Zika Can Cause Glaucoma In Infants, New Research Shows
There's still so much we don't know about Zika... but what we're learning isn't fun.
News flash: Just because the Summer Olympics in Rio have come and gone doesn't mean you should stop caring about Zika. We're still finding out more and more about this super virus. And, unfortunately, most of the news isn't good. (If you don't know the basics, read this Zika 101 first.) The latest news: Zika can cause glaucoma in babies who were exposed to the virus in the womb, according to new research by Brazilian scientists and the Yale School of Public Health.
We already knew that Zika can live in your eyes, but this is another scary addition to the laundry list of birth defects that the virus can cause in newborns-including a severe condition called microcephaly, which halts brain development. The Yale researchers found that Zika also affects the development of portions of the eye during gestation-hence, the talk about glaucoma. It's a complicated disease where damage to the optic nerve leads to progressive and permanent vision loss. It's the second leading cause of blindness, according to the Glaucoma Research Foundation. Luckily, with early treatment, you can often protect your eyes against serious vision loss, according to the Centers for Disease Control and Prevention.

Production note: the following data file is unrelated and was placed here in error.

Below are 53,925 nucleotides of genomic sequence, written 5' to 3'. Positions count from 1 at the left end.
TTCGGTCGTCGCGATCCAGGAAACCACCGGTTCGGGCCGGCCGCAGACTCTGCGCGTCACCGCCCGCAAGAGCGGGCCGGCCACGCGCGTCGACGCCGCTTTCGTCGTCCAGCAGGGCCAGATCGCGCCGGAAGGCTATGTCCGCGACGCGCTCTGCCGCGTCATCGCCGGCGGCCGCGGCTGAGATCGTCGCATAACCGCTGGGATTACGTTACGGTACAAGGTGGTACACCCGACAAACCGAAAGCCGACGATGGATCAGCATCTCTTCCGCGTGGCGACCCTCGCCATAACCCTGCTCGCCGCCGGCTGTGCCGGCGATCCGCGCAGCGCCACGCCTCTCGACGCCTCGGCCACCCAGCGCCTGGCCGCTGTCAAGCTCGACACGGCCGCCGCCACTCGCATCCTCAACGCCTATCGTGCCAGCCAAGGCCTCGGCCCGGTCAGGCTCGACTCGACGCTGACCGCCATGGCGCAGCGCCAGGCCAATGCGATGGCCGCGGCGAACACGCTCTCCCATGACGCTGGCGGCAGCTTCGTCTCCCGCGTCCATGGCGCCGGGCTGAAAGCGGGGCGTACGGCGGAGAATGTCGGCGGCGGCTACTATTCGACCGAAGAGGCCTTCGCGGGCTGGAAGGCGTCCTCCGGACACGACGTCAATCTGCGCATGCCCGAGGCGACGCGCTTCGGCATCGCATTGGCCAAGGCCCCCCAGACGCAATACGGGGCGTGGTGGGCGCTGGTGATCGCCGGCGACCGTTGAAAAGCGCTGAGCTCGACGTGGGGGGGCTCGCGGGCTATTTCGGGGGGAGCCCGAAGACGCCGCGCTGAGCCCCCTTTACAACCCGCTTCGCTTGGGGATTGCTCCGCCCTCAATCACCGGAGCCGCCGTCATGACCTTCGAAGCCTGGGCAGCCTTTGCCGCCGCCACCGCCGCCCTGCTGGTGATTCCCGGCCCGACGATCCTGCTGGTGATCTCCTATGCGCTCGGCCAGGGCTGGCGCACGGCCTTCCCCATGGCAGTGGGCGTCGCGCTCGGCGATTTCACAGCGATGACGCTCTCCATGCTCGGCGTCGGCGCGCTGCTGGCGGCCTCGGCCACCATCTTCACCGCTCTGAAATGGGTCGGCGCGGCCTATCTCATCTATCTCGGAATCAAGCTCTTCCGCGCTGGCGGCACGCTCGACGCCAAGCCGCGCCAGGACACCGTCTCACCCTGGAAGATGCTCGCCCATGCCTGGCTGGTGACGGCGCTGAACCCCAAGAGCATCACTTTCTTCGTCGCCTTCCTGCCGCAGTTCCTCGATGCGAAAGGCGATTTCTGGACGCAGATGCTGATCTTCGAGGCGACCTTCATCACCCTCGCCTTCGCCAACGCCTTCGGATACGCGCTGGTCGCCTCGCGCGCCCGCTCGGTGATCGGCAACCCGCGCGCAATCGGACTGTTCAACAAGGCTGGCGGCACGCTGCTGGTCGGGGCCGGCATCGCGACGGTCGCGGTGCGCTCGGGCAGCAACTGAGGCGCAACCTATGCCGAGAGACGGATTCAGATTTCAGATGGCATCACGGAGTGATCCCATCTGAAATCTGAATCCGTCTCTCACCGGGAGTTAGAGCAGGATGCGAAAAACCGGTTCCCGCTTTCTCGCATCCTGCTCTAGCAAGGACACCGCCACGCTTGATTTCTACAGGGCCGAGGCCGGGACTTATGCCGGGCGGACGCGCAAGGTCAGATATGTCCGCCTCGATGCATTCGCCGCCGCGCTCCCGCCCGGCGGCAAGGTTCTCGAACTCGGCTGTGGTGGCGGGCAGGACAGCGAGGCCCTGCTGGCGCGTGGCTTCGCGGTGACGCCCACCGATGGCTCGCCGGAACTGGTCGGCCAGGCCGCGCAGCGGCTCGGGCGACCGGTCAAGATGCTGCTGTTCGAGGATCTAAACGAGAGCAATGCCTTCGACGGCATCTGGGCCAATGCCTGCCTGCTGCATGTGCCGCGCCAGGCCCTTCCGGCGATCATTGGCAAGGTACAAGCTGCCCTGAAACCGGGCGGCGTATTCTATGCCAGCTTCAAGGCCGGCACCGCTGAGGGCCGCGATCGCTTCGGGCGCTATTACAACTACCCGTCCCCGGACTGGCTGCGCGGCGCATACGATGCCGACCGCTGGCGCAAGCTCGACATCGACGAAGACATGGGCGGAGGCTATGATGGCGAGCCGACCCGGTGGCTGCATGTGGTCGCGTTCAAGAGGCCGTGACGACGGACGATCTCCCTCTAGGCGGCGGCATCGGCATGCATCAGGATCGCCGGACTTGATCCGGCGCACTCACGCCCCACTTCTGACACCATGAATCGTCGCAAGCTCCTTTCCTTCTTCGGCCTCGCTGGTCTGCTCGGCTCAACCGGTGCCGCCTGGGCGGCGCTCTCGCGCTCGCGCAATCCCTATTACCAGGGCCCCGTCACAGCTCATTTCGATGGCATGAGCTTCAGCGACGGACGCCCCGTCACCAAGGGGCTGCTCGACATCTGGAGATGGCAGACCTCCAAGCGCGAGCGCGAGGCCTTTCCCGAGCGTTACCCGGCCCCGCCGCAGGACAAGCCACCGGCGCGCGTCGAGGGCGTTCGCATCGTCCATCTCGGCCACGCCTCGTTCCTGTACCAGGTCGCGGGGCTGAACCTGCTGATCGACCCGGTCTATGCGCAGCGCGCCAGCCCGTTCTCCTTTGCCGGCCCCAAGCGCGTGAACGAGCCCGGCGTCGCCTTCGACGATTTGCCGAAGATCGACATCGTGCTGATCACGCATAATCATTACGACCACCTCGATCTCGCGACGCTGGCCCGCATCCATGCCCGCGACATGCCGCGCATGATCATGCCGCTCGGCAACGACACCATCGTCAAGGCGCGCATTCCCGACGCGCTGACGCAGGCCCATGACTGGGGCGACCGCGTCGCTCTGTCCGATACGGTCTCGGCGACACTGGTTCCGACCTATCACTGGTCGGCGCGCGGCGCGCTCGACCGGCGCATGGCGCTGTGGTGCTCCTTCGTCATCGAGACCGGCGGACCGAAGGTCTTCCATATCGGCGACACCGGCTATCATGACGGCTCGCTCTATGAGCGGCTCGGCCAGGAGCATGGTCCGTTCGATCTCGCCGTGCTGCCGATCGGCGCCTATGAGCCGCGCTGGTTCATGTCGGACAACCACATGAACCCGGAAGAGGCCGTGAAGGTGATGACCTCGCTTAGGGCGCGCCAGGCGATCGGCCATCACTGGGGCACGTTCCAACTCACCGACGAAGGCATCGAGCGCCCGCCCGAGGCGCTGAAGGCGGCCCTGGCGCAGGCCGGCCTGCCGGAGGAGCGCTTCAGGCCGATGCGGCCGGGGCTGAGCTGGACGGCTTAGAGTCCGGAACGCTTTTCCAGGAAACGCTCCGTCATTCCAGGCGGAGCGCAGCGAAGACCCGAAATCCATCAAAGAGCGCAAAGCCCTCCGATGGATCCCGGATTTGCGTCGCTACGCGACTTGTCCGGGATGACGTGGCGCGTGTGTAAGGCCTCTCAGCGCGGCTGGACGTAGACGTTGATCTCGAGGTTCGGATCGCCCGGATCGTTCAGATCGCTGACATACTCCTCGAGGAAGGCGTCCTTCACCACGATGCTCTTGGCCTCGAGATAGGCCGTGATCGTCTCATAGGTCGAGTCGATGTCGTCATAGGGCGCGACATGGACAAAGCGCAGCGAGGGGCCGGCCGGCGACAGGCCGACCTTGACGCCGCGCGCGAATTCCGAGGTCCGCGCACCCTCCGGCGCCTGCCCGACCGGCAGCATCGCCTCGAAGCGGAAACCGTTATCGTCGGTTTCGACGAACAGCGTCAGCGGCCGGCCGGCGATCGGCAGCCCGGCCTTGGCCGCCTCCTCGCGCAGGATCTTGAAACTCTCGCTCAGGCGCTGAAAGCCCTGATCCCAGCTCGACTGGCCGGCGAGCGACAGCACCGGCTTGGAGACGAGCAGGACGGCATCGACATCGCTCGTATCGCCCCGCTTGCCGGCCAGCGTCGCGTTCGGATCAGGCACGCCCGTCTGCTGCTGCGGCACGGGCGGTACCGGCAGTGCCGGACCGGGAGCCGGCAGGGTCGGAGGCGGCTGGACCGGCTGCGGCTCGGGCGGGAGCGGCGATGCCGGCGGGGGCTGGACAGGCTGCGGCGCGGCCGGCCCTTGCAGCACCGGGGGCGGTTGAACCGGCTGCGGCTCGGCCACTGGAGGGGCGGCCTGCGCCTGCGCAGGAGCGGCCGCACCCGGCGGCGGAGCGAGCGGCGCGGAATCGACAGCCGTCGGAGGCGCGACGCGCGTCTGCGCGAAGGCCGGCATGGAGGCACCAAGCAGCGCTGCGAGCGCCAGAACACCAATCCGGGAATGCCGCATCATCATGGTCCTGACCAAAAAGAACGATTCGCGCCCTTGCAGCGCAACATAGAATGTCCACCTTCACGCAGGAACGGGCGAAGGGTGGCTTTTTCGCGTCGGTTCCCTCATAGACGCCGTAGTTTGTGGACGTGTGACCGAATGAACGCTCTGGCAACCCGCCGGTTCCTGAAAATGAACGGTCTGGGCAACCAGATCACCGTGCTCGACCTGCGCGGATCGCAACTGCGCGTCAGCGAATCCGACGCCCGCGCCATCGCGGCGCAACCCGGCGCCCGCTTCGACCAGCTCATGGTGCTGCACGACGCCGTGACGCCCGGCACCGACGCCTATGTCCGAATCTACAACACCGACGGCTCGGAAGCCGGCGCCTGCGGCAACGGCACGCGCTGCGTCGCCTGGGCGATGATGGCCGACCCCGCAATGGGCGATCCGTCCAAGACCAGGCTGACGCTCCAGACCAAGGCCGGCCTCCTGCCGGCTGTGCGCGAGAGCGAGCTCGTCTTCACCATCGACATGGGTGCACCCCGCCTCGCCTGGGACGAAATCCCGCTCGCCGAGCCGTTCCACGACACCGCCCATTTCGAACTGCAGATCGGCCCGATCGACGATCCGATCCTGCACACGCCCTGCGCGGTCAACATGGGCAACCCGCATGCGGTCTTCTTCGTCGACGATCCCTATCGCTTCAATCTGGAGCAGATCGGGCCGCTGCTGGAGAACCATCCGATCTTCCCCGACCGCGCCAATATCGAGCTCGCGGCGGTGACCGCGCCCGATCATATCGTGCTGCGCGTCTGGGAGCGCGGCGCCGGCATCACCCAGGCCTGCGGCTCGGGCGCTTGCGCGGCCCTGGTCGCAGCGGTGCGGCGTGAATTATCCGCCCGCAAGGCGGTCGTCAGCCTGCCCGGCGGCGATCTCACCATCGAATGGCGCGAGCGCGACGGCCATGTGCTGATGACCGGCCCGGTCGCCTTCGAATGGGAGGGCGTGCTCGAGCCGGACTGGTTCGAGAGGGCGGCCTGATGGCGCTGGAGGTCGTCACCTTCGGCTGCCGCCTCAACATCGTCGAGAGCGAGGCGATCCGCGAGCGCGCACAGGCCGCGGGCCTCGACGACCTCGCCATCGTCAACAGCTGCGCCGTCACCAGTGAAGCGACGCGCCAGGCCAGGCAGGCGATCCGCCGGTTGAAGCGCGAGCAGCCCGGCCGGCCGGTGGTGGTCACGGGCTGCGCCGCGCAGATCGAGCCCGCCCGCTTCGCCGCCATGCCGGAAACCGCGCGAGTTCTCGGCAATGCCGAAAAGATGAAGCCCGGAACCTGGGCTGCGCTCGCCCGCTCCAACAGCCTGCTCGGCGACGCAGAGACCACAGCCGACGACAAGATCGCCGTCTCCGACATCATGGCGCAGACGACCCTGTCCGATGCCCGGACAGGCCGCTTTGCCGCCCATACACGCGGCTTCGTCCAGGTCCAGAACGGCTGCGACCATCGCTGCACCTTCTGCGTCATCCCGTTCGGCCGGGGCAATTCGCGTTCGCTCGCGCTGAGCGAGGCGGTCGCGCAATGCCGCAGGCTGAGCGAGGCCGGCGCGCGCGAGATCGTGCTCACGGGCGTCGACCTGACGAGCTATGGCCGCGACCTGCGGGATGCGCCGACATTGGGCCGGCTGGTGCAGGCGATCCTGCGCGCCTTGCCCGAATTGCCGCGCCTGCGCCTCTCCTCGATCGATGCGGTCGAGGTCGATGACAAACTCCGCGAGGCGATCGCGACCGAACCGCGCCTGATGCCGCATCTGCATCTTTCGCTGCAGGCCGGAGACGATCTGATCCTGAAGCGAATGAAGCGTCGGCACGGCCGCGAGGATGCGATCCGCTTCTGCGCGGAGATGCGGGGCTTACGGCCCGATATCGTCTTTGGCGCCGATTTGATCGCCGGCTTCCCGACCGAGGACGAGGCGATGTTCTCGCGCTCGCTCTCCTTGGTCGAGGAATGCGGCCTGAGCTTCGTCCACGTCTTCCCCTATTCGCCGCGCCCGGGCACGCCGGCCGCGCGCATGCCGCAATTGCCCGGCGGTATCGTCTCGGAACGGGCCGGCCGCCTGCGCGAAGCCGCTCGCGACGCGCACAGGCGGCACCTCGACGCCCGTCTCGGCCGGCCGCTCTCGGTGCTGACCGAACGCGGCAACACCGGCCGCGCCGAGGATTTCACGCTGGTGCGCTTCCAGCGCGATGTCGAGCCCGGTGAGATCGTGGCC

This link between Zika and glaucoma is the first incidence of its kind; while investigating microcephaly in Brazil, the researchers identified a 3-month-old boy who developed swelling, pain, and tearing in his right eye. They quickly diagnosed glaucoma and performed an operation to successfully alleviate the eye pressure. Because this is the first case, the researchers say that additional research is needed to determine whether glaucoma in infants with Zika is caused by indirect or direct exposure to the virus, either during gestation or postpartum.
ICYMI, this is a BFD because Zika has been spreading like crazy; the number of pregnant women in the U.S. and its territories infected with the virus has jumped from 279 in May 2016 to more than 2,500, according to the CDC. And you should care even if you're not pregnant or planning to become pregnant anytime soon; Zika might have negative effects on the adult brain too. Might be time to stock up on these Zika-fighting bug sprays (and always use condoms-Zika can be transmitted during sex too).